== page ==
glucose disposal during glucose infusion is
higher in endurance-trained athletes than in
sedentary controls. Total activity of glycogen
synthase and insulin-stimulated activation of the
enzyme is enhanced as trained muscle adapts to
the increased intracellular availability of glucose
by developing an enhanced capacity for glucose
storage as glycogen.
The mechanisms by which training enhances
glucose uptake in skeletal muscle are local rather
than systemic and probably involve changes in
levels of the muscle glucose transporter GLUT-4.
Endurance-trained athletes possess higher levels
of GLUT-4 than sedentary controls and levels are
markedly higher in trained than in untrained
muscle from the same individual, in association
with a higher insulin-stimulated glucose uptake.
Glucose uptake depends on its rate of delivery
to the tissue, however, as well as that tissue’s
responsiveness to insulin. Insulin stimulates
increases in blood flow to muscle in a doseresponsive manner and this effect could, speculatively, be enhanced in athletes because of
improved capillarization.
Following each exercise session, glucose
uptake into skeletal muscle increases. This is
partly an insulin-independent contractile effect
which persists for several hours afterwards but,
in addition, the response to insulin of the glucose
transport system is improved. This usually
lasts longer, for at least 48 h. As stated above,
these may be responses to the need to replenish
muscle glycogen; certainly exhaustive, intermit.
tent glycogen-depleting exercise at 85% Vo2max.
results in increased non-oxidative glucose disposal when measured 12 h later.
When endurance-trained people refrain from
training, their enhanced insulin action is rapidly
reversed. The timescale of this reversal is not
clear; training effects have been reported to
persist for as little as 36 h but more typically for
about 3 days, so that levels seen in sedentary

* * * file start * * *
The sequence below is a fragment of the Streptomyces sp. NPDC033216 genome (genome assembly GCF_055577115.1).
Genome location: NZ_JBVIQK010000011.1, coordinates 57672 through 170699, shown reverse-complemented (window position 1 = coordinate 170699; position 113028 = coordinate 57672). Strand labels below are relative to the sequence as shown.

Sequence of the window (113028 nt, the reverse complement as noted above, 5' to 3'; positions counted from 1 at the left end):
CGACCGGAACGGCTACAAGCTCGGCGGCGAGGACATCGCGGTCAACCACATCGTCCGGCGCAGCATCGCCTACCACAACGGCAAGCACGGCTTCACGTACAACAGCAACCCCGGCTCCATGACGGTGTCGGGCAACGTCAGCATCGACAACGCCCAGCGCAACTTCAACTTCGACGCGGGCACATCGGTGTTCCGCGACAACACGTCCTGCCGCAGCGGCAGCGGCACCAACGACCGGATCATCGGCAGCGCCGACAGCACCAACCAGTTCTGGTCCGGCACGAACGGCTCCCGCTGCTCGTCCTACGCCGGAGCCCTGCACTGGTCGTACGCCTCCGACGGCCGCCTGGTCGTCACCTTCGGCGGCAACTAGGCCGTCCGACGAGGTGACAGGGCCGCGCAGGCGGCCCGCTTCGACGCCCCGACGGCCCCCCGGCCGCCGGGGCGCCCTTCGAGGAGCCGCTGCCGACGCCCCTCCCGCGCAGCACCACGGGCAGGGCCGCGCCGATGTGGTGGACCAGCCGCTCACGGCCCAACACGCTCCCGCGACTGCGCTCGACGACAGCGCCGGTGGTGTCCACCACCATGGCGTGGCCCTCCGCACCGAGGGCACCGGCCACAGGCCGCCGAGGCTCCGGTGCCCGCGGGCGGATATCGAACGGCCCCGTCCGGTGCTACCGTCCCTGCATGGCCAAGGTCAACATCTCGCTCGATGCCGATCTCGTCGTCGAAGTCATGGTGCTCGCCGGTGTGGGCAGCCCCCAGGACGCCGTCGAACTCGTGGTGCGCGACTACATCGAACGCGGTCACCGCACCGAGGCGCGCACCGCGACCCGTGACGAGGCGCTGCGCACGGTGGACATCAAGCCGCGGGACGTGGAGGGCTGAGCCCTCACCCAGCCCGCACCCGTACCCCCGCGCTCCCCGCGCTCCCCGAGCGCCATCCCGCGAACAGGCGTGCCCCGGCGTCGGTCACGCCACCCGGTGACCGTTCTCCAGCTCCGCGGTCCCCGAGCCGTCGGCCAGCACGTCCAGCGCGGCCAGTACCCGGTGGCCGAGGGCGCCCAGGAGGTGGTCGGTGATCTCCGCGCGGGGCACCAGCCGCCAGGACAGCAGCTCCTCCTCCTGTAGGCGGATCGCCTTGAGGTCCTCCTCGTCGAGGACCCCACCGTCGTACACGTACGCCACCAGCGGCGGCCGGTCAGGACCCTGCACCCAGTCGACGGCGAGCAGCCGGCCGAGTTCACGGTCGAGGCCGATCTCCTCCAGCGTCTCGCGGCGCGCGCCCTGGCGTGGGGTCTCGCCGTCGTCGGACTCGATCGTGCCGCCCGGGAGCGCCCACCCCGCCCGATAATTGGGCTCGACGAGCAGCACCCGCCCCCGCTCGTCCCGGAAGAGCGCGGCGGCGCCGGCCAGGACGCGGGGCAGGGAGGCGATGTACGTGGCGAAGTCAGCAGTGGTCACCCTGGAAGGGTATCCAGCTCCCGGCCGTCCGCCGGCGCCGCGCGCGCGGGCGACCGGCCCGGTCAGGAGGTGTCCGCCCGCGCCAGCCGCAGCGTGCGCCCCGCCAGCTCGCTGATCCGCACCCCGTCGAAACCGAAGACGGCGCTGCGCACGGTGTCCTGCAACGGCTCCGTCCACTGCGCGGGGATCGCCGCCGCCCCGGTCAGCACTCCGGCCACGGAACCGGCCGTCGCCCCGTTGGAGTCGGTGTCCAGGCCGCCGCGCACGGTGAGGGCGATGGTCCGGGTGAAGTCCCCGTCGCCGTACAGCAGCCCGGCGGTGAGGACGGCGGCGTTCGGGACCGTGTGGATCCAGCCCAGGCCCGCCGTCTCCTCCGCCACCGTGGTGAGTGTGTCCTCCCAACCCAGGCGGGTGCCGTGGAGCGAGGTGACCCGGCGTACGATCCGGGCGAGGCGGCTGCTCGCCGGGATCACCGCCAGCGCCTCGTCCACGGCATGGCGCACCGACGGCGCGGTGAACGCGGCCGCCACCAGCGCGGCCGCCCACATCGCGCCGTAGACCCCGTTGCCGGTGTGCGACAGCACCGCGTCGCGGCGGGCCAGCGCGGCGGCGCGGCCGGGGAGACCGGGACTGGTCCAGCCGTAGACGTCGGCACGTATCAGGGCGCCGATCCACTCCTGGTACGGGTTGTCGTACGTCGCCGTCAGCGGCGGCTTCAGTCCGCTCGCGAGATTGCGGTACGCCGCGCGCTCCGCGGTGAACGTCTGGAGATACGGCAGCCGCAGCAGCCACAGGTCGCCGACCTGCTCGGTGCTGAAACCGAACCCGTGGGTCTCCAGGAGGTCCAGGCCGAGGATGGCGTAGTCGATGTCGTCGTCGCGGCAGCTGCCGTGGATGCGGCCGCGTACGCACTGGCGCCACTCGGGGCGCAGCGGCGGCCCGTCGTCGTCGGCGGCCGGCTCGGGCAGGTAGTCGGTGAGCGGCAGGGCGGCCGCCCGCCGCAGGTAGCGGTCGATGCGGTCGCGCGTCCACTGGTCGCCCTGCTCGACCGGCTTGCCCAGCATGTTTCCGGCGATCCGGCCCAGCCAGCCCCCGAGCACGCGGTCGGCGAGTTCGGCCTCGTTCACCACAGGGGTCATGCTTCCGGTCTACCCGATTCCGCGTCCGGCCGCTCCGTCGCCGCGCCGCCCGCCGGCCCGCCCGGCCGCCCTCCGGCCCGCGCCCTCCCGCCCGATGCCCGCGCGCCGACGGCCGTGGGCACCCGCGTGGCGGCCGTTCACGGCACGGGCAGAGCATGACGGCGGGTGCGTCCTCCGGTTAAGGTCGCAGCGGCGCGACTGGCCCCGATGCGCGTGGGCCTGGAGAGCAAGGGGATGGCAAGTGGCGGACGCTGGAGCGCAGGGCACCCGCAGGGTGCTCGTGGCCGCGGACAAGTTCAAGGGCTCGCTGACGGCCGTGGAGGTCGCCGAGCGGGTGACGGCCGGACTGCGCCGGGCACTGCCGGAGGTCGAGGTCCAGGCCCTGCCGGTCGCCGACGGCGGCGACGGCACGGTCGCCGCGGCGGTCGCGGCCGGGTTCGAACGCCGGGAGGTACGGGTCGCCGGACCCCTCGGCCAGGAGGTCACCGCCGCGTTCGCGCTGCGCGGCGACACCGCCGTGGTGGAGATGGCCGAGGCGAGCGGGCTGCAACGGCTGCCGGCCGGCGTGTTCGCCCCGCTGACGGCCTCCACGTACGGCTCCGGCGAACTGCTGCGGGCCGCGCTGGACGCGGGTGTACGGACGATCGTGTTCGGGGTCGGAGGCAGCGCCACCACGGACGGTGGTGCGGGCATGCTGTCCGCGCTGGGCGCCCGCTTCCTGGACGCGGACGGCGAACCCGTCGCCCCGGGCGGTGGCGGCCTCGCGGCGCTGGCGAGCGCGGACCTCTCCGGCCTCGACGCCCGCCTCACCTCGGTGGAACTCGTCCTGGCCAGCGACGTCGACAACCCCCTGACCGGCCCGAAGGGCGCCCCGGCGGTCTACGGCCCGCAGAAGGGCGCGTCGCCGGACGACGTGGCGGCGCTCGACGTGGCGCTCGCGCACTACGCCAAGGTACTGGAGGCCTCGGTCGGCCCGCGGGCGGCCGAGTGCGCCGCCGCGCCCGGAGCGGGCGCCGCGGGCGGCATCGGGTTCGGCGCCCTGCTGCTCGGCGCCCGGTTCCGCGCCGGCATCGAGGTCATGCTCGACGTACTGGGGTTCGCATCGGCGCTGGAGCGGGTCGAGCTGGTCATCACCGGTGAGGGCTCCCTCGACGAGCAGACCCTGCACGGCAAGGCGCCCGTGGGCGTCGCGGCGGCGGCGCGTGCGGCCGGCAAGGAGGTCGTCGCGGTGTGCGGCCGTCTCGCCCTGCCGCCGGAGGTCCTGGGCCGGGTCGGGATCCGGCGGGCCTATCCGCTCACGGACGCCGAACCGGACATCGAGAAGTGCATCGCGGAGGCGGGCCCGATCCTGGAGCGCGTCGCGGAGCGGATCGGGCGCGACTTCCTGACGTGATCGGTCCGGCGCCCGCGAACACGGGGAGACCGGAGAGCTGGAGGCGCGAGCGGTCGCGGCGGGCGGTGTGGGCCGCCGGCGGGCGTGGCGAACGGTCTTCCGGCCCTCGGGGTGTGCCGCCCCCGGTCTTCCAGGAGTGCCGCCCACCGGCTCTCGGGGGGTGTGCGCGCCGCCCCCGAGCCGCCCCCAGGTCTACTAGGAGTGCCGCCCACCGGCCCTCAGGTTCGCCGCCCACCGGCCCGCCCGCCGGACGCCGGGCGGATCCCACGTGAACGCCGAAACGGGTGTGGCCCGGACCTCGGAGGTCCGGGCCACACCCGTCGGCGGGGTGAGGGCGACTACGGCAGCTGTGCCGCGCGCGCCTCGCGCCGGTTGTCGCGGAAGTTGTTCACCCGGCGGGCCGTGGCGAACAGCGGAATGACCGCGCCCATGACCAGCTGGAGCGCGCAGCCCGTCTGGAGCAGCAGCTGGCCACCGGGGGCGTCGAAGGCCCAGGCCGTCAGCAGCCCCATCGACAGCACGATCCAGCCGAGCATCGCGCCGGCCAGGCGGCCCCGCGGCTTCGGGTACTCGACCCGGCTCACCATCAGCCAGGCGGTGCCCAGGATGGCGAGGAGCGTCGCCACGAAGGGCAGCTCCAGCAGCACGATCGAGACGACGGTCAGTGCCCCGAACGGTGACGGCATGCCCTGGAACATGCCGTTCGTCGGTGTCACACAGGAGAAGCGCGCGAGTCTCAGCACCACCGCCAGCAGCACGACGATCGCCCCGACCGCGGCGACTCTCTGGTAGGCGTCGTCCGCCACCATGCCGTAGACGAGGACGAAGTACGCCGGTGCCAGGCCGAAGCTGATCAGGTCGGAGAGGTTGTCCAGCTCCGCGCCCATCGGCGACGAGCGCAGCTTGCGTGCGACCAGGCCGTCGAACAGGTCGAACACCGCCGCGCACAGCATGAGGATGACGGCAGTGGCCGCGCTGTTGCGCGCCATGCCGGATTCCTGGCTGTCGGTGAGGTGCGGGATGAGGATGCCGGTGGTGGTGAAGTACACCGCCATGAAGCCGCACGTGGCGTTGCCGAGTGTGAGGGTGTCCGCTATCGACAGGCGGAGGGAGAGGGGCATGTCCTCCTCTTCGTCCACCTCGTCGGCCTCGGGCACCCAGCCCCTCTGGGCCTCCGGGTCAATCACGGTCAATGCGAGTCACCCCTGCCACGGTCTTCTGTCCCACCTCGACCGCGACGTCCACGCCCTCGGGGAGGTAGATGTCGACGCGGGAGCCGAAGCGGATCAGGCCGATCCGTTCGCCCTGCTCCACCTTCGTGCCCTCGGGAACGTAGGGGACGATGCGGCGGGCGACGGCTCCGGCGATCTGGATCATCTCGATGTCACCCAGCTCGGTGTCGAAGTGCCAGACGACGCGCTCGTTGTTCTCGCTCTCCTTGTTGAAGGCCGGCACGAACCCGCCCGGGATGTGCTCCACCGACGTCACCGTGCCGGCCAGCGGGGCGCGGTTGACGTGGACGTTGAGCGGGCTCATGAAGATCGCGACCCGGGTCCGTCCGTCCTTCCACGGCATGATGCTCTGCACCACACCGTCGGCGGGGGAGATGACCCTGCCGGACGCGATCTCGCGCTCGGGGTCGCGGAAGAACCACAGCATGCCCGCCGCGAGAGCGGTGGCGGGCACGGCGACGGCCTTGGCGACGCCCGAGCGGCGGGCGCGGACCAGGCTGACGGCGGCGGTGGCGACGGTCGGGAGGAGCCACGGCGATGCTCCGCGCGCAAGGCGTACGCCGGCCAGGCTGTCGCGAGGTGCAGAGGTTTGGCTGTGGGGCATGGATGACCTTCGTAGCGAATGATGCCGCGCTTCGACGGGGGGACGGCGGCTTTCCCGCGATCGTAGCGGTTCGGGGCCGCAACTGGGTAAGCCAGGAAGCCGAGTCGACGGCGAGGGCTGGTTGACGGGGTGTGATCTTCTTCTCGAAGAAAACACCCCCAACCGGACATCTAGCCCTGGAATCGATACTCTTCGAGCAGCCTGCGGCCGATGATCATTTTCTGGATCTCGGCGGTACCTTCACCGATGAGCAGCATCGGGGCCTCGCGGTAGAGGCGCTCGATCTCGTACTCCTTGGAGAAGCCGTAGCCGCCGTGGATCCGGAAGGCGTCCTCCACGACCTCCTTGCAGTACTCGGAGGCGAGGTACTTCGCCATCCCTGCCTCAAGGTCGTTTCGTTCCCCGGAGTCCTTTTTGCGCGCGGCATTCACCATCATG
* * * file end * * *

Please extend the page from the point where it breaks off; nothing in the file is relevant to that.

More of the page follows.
people are approached within 1 week. Could the
good insulin sensitivity which characterizes athletes be attributable to residual effects of their last
training session, rather than to any long-term
adaptive effects? The answer to this question is
‘probably not’. Studies have compared the
response of a trained leg to a single session of
exercise with that of an untrained (contralateral)
leg to identical exercise; insulin action was
improved in the trained leg but there was no
effect in the untrained leg. The effect of training
on insulin-mediated glucose disposal in muscle
has therefore been described as a genuine adaptation to training — but short-lived.
Whole-body insulin sensitivity is directly and
exercise, nutrition and health
positively related to muscle mass and, long-term,
there may be additional effects of regular activity
if muscle mass increases. By contrast with the
effects of endurance training, which leads to
predominantly qualitative changes in muscle
insulin/glucose dynamics, the main effect of
strength, and perhaps sprint, training may be
to increase the quantity of muscle. Indeed,
increases in lean body mass gained through
strength training have been reported to be
closely related to reductions in the total insulin
response during an oral glucose tolerance test.
Net effect of training
Laboratory study has shown that exercise
increases insulin sensitivity and decreases
glucose-stimulated b-cell insulin secretion. It
does not follow, however, that training spares
insulin secretion and blood glucose levels in real
life because training necessitates an increase in
food intake. A study from Copenhagen makes
the point well (Dela et al. 1992). These workers
compared trained male athletes with untrained
controls during their (different) ordinary living
conditions as well as in the laboratory (Table 3.2).
The higher daily energy intakes of the athletes —
mean of 18.6 MJ · day–1 (4440 kJ · day–1), compared
with 12.5 MJ · day–1 (2986 kcal · day–1) for the